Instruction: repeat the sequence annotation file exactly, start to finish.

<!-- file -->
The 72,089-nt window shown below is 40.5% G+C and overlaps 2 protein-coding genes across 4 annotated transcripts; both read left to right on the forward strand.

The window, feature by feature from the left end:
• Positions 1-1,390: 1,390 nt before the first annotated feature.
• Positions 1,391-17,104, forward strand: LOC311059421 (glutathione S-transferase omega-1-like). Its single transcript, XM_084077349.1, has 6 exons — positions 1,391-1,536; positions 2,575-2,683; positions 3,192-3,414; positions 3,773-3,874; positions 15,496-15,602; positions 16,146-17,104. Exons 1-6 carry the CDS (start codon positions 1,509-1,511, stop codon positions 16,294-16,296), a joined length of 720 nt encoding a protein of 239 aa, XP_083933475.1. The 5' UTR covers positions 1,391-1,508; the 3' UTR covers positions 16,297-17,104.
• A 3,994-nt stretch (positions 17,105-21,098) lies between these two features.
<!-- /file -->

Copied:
The 72,089-nt window shown below is 40.5% G+C and overlaps 2 protein-coding genes across 4 annotated transcripts; both read left to right on the forward strand.

The window, feature by feature from the left end:
• Positions 1-1,390: 1,390 nt before the first annotated feature.
• Positions 1,391-17,104, forward strand: LOC311059421 (glutathione S-transferase omega-1-like). Its single transcript, XM_084077349.1, has 6 exons — positions 1,391-1,536; positions 2,575-2,683; positions 3,192-3,414; positions 3,773-3,874; positions 15,496-15,602; positions 16,146-17,104. Exons 1-6 carry the CDS (start codon positions 1,509-1,511, stop codon positions 16,294-16,296), a joined length of 720 nt encoding a protein of 239 aa, XP_083933475.1. The 5' UTR covers positions 1,391-1,508; the 3' UTR covers positions 16,297-17,104.
• A 3,994-nt stretch (positions 17,105-21,098) lies between these two features.